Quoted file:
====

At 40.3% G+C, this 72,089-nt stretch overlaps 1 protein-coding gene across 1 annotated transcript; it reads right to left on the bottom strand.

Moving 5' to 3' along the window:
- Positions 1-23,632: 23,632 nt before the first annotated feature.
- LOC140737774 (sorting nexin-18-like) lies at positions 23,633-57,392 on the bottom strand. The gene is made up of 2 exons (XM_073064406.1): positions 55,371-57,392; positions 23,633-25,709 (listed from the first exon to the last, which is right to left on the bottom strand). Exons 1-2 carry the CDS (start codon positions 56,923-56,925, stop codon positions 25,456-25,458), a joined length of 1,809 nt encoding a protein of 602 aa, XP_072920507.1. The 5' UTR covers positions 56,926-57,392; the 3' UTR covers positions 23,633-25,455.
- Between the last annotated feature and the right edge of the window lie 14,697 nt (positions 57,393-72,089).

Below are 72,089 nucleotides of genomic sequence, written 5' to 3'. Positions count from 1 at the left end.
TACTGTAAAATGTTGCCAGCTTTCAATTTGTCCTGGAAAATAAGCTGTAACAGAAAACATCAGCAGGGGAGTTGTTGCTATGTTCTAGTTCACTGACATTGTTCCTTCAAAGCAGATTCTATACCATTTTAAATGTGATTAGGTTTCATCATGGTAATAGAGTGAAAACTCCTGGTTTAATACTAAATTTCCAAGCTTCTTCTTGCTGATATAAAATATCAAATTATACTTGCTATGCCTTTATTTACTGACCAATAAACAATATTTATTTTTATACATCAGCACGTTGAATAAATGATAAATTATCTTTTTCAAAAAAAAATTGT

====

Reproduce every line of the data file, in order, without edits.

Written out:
At 40.3% G+C, this 72,089-nt stretch overlaps 1 protein-coding gene across 1 annotated transcript; it reads right to left on the bottom strand.

Moving 5' to 3' along the window:
- Positions 1-23,632: 23,632 nt before the first annotated feature.
- LOC140737774 (sorting nexin-18-like) lies at positions 23,633-57,392 on the bottom strand. The gene is made up of 2 exons (XM_073064406.1): positions 55,371-57,392; positions 23,633-25,709 (listed from the first exon to the last, which is right to left on the bottom strand). Exons 1-2 carry the CDS (start codon positions 56,923-56,925, stop codon positions 25,456-25,458), a joined length of 1,809 nt encoding a protein of 602 aa, XP_072920507.1. The 5' UTR covers positions 56,926-57,392; the 3' UTR covers positions 23,633-25,455.
- Between the last annotated feature and the right edge of the window lie 14,697 nt (positions 57,393-72,089).

Below are 72,089 nucleotides of genomic sequence, written 5' to 3'. Positions count from 1 at the left end.
TACTGTAAAATGTTGCCAGCTTTCAATTTGTCCTGGAAAATAAGCTGTAACAGAAAACATCAGCAGGGGAGTTGTTGCTATGTTCTAGTTCACTGACATTGTTCCTTCAAAGCAGATTCTATACCATTTTAAATGTGATTAGGTTTCATCATGGTAATAGAGTGAAAACTCCTGGTTTAATACTAAATTTCCAAGCTTCTTCTTGCTGATATAAAATATCAAATTATACTTGCTATGCCTTTATTTACTGACCAATAAACAATATTTATTTTTATACATCAGCACGTTGAATAAATGATAAATTATCTTTTTCAAAAAAAAATTGT